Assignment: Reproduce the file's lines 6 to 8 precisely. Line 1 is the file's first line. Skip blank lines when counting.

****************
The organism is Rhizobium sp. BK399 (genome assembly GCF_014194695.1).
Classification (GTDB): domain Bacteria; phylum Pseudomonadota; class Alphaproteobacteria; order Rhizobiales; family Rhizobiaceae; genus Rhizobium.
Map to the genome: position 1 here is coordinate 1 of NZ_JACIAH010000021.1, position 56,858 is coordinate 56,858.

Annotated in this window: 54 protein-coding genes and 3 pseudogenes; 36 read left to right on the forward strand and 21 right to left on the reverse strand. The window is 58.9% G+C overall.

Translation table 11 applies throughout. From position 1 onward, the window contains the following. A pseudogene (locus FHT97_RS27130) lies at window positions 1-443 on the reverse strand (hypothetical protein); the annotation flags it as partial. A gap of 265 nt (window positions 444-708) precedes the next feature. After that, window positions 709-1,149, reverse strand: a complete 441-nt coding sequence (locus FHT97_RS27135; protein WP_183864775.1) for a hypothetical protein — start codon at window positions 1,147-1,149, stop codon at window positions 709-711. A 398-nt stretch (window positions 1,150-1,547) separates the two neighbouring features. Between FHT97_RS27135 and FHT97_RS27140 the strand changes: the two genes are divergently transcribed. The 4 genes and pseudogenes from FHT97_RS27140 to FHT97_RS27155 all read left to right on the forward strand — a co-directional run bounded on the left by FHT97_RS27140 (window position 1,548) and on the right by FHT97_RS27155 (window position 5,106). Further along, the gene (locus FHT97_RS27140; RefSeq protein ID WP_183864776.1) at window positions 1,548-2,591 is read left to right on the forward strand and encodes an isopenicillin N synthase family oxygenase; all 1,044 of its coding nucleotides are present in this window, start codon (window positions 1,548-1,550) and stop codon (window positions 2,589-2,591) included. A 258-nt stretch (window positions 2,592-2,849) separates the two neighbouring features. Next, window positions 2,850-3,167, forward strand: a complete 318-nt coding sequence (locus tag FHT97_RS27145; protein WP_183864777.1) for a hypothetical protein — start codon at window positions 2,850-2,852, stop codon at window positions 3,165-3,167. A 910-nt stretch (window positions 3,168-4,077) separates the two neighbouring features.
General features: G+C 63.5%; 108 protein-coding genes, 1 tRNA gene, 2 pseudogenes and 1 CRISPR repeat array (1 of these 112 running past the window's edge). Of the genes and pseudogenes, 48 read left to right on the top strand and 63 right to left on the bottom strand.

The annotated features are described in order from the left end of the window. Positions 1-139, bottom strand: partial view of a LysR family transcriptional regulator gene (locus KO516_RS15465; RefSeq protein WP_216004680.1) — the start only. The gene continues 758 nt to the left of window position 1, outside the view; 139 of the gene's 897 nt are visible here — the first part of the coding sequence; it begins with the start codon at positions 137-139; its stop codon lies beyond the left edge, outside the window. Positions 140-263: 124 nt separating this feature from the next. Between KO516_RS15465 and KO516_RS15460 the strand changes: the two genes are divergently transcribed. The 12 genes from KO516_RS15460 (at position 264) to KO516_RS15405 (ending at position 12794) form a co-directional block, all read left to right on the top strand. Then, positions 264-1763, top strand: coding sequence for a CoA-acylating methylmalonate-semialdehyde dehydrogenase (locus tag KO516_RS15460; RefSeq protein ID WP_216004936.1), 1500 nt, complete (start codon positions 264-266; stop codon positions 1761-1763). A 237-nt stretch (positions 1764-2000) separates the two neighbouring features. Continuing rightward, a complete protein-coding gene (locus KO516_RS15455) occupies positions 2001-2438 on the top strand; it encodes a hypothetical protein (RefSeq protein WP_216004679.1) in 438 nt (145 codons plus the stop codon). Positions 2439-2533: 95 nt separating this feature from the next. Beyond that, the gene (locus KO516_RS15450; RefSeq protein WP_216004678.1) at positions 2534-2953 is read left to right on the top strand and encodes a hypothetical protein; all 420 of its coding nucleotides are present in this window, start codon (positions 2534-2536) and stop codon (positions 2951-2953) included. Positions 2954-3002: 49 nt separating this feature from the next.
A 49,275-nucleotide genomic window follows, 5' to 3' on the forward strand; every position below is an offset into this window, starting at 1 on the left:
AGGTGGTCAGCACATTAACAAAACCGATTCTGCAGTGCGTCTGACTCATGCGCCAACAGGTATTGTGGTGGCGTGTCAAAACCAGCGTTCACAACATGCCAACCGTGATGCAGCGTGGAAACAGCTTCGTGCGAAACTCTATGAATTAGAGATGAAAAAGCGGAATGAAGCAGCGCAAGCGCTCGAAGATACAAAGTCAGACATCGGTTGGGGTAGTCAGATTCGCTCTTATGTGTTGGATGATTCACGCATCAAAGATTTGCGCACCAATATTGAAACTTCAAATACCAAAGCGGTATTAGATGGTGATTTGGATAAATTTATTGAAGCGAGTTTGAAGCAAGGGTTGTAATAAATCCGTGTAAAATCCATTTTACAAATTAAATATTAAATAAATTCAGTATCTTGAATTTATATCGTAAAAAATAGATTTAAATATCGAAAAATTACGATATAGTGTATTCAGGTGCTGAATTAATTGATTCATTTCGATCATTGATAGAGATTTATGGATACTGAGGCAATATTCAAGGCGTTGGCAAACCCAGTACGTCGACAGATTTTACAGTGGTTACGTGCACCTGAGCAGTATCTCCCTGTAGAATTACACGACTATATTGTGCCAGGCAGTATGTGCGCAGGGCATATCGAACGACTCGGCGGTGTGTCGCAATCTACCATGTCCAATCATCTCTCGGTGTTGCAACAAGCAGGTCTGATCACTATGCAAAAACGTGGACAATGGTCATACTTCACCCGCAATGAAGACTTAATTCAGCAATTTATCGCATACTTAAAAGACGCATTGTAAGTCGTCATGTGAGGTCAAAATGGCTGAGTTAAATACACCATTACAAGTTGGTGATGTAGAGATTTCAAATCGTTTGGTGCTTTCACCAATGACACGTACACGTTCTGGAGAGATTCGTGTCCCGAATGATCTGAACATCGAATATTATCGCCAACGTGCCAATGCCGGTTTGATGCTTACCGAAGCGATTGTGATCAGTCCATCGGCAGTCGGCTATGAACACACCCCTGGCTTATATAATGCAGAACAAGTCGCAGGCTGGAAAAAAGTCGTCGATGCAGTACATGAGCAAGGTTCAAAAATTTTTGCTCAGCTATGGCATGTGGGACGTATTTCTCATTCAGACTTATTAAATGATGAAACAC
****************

General features: G+C 63.5%; 108 protein-coding genes, 1 tRNA gene, 2 pseudogenes and 1 CRISPR repeat array (1 of these 112 running past the window's edge). Of the genes and pseudogenes, 48 read left to right on the top strand and 63 right to left on the bottom strand.

The annotated features are described in order from the left end of the window. Positions 1-139, bottom strand: partial view of a LysR family transcriptional regulator gene (locus KO516_RS15465; RefSeq protein WP_216004680.1) — the start only. The gene continues 758 nt to the left of window position 1, outside the view; 139 of the gene's 897 nt are visible here — the first part of the coding sequence; it begins with the start codon at positions 137-139; its stop codon lies beyond the left edge, outside the window. Positions 140-263: 124 nt separating this feature from the next. Between KO516_RS15465 and KO516_RS15460 the strand changes: the two genes are divergently transcribed. The 12 genes from KO516_RS15460 (at position 264) to KO516_RS15405 (ending at position 12794) form a co-directional block, all read left to right on the top strand. Then, positions 264-1763, top strand: coding sequence for a CoA-acylating methylmalonate-semialdehyde dehydrogenase (locus tag KO516_RS15460; RefSeq protein ID WP_216004936.1), 1500 nt, complete (start codon positions 264-266; stop codon positions 1761-1763). A 237-nt stretch (positions 1764-2000) separates the two neighbouring features. Continuing rightward, a complete protein-coding gene (locus KO516_RS15455) occupies positions 2001-2438 on the top strand; it encodes a hypothetical protein (RefSeq protein WP_216004679.1) in 438 nt (145 codons plus the stop codon). Positions 2439-2533: 95 nt separating this feature from the next. Beyond that, the gene (locus KO516_RS15450; RefSeq protein WP_216004678.1) at positions 2534-2953 is read left to right on the top strand and encodes a hypothetical protein; all 420 of its coding nucleotides are present in this window, start codon (positions 2534-2536) and stop codon (positions 2951-2953) included. Positions 2954-3002: 49 nt separating this feature from the next.
A 49,275-nucleotide genomic window follows, 5' to 3' on the forward strand; every position below is an offset into this window, starting at 1 on the left: